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U.S. Department of Health and Human Services

Radiation-Emitting Products

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Repeat Observations - The Wrong Way to Go

by W. G. Mourad, Ph.D.
Information Management Branch
Division of Mammography Quality and Radiation Programs
5/25/2004

The primary objective of the 1992 Mammography Quality Standards Act (MQSA) has always been to improve the quality of mammography standards nationwide. To achieve this objective, MQSA mandated that only those mammography facilities that have met baseline quality standards can be certified and may lawfully provide mammography services to the public. Under MQSA, all certified facilities must undergo routine fee-based annual inspections. To this end, the FDA developed an inspection program with three observation (violation) levels: Level 1 (L1) for serious observations, Level 2 (L2) for moderate observations and Level 3 (L3) for minor observations.

Regardless of the observation level found during inspections, MQSA requires facilities to correct all problems found during their own quality control (QC) testing and/or MQSA inspections. The ultimate goal of the inspection program is to eliminate all violations of the standards. While this goal is the ideal, the reality of the situation is that, we have always found through inspections, that a number of facilities are cited with one or more observations. Although the number of violative facilities at each level has been steadily decreasing since the final regulations went into effect on April 28, 1999, we continue to find facilities that violate one or more of the same standards repeatedly, e.g., commit violations they were cited for during a previous inspection.

To discourage mammography facilities from repeatedly violating the same quality standard, we developed a procedure to identify and follow-up on these “Repeat” observations. This procedure, which is briefly described below, was designed to escalate FDA’s response to facilities that “don’t seem to learn from their mistakes.”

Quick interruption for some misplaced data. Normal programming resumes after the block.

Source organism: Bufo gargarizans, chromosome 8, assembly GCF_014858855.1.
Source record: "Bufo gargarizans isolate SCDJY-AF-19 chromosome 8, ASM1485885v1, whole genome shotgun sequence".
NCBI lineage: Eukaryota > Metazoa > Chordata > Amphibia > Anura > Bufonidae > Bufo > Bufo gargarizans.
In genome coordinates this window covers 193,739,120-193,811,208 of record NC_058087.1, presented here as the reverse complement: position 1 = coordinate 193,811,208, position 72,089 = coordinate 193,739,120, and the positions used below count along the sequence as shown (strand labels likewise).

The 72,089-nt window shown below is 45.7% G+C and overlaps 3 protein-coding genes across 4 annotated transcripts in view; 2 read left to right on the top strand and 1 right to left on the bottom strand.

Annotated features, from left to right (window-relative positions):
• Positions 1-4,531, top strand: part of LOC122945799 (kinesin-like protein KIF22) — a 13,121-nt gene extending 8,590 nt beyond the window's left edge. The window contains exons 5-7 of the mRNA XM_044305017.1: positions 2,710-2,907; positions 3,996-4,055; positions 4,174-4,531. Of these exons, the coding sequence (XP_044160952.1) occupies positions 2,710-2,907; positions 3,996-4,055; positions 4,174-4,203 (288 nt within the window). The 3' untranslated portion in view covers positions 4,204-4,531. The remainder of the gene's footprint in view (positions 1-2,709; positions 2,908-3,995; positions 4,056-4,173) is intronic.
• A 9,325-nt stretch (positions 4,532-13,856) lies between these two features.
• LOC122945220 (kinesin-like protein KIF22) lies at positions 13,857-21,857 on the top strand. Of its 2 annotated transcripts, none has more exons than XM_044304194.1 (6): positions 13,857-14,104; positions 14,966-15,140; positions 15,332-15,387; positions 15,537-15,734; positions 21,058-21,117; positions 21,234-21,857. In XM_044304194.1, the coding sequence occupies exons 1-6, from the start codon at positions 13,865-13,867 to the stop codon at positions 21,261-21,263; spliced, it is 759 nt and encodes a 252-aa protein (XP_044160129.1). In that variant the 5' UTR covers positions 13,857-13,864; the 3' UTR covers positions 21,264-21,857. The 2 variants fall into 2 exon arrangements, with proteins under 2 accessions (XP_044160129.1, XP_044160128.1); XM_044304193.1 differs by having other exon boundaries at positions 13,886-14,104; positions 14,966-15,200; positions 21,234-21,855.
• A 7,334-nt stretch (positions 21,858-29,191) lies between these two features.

The inspection software identifies and lists repeat observations at all three levels. An observation in the current inspection is termed a Repeat observation if the facility was cited for it during the previous inspection. Furthermore, the observation is considered a Repeat observation if it is the same type of observation, whether or not it is part of the same entity (e.g., x-ray unit, processor, darkroom, or the same personnel category).

Why should a facility be concerned about repeat observations? If a facility is to improve the way it delivers mammography services, it should, as a first step, correct any deficiencies found during its MQSA inspections. Having a repeat observation is a step in the wrong direction towards improving mammography. Thus, FDA responds to repeat observations as if they were first time observations at the next higher level.

As an example, a first-time L3 observation does not typically require a quick response from the facility regarding how it intends to correct it. Instead, FDA routinely checks on it during the next inspection. If, however, the facility did not correct it, the facility would be cited for this L3 observation during the next inspection as a Repeat L3 observation, requiring the facility to respond to the FDA with a plan to correct the problem within 30 days. In other words, FDA would treat it as if it were an L2 observation. Similarly, a Repeat L2 observation would trigger an FDA response as if it were an L1 observation.